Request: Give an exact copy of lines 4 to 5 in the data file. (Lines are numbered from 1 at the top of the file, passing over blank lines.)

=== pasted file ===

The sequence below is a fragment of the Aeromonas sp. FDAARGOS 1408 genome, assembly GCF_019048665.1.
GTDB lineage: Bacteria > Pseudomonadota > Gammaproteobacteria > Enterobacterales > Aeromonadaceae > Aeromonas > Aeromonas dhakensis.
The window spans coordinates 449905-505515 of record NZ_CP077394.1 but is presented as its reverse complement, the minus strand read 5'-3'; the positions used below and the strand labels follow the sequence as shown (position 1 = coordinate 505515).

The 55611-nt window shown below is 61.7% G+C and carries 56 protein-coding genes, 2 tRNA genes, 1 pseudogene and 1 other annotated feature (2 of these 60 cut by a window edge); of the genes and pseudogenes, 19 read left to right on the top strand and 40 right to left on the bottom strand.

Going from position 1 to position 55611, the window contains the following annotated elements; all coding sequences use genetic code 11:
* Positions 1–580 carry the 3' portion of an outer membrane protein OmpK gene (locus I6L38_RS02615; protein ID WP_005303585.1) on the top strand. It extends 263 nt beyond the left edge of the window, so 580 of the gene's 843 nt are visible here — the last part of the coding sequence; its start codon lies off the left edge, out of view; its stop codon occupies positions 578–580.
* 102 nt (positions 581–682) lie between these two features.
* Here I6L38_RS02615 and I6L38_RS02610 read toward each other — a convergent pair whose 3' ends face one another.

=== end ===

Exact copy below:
The 55611-nt window shown below is 61.7% G+C and carries 56 protein-coding genes, 2 tRNA genes, 1 pseudogene and 1 other annotated feature (2 of these 60 cut by a window edge); of the genes and pseudogenes, 19 read left to right on the top strand and 40 right to left on the bottom strand.

Going from position 1 to position 55611, the window contains the following annotated elements; all coding sequences use genetic code 11: